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European markets plunge as debt crisis worsens; gold jumps [Updated]

July 11, 2011 | 11:10 am

European financial markets crumbled Monday as government bond yields surged again in Spain and Italy, deepening fears that the continent's debt crisis had entered a far more dangerous phase.

U.S. stocks also were broadly lower. Gold hit a record high in early trading as investors ran for cover, and the euro plunged.

[Update: The Dow Jones industrial average closed down 151.44 points, or 1.2%, to 12,505.76. Most broader U.S. indexes lost between 1.2% and 2% for the day.]

While European authorities still are wrestling with bailouts of Greece, Ireland and Portugal, the “contagion” from the debt crisis has spread to Spain and Italy over the last week. Market yields on Spanish and Italian bonds have risen for six straight sessions as investors demand ever-higher returns to buy the countries’ debt -- a sign of waning confidence.

The yield on 10-year Italian bonds (charted below) soared to 5.68% from 5.27% on Friday and 4.91% a week ago.

Italy The Spanish 10-year bond yield jumped to 6.03% from 5.68% on Friday.

Many analysts have warned for months that if the crisis ensnared Spain and Italy the future of the eurozone and the 12-year-old euro currency would be threatened because there is no way the rest of Europe could bail out those two huge economies.

“Spain and Italy are nearly five times the size of Greece, Portugal and Ireland and carry nearly four times the volume of debt,” said Michael Darda, economist at MKM Partners in Stamford, Conn. “Thus, they are a much larger threat to the integrity of the eurozone itself.”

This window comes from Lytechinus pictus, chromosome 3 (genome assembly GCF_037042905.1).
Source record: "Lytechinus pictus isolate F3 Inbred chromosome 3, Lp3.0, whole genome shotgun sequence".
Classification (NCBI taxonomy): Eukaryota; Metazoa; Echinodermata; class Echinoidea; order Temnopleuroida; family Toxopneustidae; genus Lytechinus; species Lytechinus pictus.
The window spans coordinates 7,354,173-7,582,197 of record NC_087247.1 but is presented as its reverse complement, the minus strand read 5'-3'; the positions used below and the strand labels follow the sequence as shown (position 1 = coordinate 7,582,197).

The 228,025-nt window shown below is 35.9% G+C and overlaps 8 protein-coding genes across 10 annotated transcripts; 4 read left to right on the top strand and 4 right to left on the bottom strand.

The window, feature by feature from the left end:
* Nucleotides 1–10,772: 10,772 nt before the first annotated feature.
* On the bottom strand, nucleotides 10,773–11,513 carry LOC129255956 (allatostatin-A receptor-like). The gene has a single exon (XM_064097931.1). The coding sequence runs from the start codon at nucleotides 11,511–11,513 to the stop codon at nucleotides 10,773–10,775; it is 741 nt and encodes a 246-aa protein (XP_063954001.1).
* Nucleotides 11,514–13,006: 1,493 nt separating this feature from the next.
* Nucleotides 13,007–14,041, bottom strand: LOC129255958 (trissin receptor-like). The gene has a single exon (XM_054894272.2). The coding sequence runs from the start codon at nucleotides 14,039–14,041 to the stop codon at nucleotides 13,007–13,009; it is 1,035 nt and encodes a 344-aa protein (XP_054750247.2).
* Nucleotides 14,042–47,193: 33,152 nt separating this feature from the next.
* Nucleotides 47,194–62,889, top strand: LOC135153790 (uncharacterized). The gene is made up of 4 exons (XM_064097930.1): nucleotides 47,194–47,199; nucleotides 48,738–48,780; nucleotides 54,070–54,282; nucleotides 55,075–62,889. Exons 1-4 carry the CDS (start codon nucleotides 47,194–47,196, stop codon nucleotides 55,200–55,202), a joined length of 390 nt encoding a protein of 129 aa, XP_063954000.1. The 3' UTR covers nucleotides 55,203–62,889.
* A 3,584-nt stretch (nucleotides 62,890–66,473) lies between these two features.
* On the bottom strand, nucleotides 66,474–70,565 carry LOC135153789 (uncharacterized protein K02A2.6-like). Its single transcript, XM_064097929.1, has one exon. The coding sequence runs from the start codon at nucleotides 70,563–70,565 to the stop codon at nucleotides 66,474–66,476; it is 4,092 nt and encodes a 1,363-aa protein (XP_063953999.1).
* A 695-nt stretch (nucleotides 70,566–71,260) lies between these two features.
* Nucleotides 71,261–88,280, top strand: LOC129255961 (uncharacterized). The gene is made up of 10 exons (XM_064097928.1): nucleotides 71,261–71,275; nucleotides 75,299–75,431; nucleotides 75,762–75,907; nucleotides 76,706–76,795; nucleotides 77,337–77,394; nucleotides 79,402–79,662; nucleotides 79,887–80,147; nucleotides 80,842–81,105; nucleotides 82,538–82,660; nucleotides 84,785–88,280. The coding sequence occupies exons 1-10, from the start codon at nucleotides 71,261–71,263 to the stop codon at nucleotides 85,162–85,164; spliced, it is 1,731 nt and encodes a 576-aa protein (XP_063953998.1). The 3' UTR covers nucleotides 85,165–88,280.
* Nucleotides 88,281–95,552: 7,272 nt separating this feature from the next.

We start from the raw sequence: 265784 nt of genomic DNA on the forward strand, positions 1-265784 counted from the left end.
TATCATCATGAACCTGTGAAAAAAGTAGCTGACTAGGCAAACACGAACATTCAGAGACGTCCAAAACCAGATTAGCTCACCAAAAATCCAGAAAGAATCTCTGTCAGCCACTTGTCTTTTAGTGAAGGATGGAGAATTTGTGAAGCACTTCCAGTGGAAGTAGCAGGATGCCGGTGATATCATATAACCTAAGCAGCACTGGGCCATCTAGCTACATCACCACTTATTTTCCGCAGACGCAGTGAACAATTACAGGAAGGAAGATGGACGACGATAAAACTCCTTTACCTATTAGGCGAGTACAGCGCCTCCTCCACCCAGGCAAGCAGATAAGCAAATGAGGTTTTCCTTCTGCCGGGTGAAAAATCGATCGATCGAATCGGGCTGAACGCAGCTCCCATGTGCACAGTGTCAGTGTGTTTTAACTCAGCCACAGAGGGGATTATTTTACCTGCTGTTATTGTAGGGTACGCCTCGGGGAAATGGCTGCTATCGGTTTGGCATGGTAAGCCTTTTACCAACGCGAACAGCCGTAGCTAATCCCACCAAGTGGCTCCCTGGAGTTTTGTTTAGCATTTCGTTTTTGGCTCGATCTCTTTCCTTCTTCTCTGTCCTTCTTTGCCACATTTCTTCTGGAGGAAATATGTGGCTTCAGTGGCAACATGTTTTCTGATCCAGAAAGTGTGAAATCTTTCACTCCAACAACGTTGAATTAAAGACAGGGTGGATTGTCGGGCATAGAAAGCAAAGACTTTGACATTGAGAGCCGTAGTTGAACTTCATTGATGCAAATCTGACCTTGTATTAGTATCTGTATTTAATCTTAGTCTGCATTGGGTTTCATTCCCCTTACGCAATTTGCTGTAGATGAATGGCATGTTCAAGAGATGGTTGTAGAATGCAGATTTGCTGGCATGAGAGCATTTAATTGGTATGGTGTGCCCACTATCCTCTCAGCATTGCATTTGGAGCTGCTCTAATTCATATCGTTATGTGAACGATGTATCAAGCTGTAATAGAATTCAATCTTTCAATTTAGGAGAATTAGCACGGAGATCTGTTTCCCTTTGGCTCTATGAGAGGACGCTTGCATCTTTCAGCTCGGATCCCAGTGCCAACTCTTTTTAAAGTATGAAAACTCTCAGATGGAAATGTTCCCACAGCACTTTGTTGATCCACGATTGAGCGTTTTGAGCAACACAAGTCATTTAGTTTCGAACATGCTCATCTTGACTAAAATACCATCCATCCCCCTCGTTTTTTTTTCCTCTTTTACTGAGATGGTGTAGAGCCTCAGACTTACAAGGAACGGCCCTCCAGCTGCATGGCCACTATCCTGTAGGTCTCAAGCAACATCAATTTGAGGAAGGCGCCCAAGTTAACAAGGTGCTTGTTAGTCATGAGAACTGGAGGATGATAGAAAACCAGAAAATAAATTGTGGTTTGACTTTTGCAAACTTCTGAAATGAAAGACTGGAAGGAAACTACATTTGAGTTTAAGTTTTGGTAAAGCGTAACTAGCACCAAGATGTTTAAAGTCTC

European stock markets, which were hammered last week, tumbled again on Monday. The Italian market plummeted 4% after diving 7.2% last week. Spanish stocks slid 2.7% for the day, Portugal slumped 4.1%, France fell 2.7% and the German market sank 2.3%.

The euro plunged 1.7% to a four-month low of $1.402 from $1.426 on Friday.

German Chancellor Angela Merkel said at a press conference that Germany was "steadfastly determined to defend the stability of the euro." But she also said Italy needed to send an "important signal" to markets by agreeing to new austerity moves.

Gold hit a record high early in the session, reaching $1,557.60 an ounce, then eased a bit. The metal closed at $1,548.80 in New York futures trading, up $7.60 for the day. The record closing high was $1,556.70 an ounce on May 2.

U.S. Treasury bonds also benefited as investors sought safety. The 10-year T-note yield fell to 2.93% from 3.03% on Friday, even though budget-cutting negotiations between the White House and Republican leaders seem at impasse.

On Wall Street stocks fell at the opening bell and have been drifting since. The Dow industrials were off 148 points, or 1.2%, to 12,509 at about 11:10 a.m. PDT.

Market bulls have been clinging to hopes that second-quarter earnings reports will reenergize the U.S. market. Aluminum giant Alcoa Inc. will kick off earnings season after the closing bell Monday.

[Update: Alcoa reported operating earnings of 32 cents a share for the quarter, which appeared to just meet analysts' consensus estimate. The company said in its earnings release that its business outlook "remains positive."]

-- Tom Petruno

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